While offscreen at an outdoor MSNBC studio, conservative Republican pundits Peggy Noonan and Mike Murphy trashed John McCain's choice to select Alaska governor Sarah Palin as his running mate. Murphy, who contributes to Time and MSNBC, called it "cynical" and "gimmicky," adding, "It's not going to work." Noonan went further, saying, "It's over." She went on, unaware that her mike was still on:
"The most qualified? No. I think they went for this, excuse me, political bullshit about narratives. Every time the Republicans do that, because that's not where they live and that's not what they're good at, they blow it."
Jiminy Cricket! God bless hot mikes. The McCain fans over at Fox News have gotta be bummed they resurrected that trend. You can hear the dialogue in the above video. What's especially telling about this is not that Republicans are grumbling privately about the risky move of choosing the relatively unknown (and slightly baggage-heavy) Palin. It's that they're doing it while publicly voicing support for the choice. Murphy basically echoes what he said in an even-handed post about Palin last week on Time.com's Swampland blog.
But Noonan was outlining why the "Hail Mary" move on McCain's part just might work. "Most Hail Mary passes don't work," she wrote. "But when they do they're a thing of beauty and a joy forever." Noonan later concluded, "[Palin] is a real and present danger to the American left, and to the Obama candidacy." If anything, excuse us, that now sounds like political bullshit.
UPDATE: After the jump, Noonan addresses this snafu in her Thursday column.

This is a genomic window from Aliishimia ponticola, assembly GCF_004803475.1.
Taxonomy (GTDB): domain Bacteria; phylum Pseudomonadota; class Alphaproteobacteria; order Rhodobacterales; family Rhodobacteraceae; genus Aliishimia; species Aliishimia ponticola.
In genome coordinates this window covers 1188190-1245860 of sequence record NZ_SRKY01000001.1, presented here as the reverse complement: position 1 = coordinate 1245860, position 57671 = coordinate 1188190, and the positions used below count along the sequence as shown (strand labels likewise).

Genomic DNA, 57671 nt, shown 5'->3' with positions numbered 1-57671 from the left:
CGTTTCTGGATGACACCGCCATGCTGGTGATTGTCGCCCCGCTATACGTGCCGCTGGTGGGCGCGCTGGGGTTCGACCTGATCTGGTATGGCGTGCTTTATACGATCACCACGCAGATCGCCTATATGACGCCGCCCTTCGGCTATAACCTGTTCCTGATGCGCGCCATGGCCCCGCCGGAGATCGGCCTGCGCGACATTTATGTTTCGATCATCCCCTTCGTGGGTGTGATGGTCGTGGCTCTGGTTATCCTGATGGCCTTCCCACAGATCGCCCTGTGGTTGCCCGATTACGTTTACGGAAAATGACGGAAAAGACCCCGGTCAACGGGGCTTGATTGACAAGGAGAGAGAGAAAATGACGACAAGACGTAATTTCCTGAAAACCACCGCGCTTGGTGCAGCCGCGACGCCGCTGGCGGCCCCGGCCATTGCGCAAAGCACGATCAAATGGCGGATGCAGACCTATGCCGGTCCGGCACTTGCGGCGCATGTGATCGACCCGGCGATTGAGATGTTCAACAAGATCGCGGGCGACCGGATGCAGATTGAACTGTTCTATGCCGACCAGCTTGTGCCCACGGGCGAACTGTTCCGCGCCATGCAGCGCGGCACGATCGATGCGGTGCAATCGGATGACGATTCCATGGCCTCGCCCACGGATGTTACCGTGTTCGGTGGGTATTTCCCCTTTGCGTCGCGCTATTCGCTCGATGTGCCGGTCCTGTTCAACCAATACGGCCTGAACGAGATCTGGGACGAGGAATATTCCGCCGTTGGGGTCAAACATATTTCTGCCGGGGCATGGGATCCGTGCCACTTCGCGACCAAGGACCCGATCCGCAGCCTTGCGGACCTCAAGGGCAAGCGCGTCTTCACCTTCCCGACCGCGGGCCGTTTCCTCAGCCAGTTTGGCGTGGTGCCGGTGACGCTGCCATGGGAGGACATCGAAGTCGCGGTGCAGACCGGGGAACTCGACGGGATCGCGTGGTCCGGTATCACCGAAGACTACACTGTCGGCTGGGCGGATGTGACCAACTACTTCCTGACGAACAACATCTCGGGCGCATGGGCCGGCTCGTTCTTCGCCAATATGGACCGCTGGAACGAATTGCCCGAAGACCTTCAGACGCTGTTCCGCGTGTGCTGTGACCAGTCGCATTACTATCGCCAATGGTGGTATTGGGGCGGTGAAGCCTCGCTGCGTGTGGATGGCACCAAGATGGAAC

According to Noonan:
I must plead some confusion. In our off-air conversation, I got on the subject of the leaders of the Republican party assuming, now, that whatever the base of the Republican party thinks is what America thinks. I made the case that this is no longer true, that party leaders seem to me stuck in the assumptions of 1988 and 1994, the assumptions that reigned when they were young and coming up. "The first lesson they learned is the one they remember," I said to Todd -- and I'm pretty certain that is a direct quote. But, I argued, that's over, those assumptions are yesterday, the party can no longer assume that its base is utterly in line with the thinking of the American people. And when I said, "It's over!" -- and I said it more than once -- that is what I was referring to.
Noonan adds that she doesn't, in fact, think McCain's campaign is "over." She also apologized for using the word "bullshit," which is too bad, because that was the best part of the whole tape.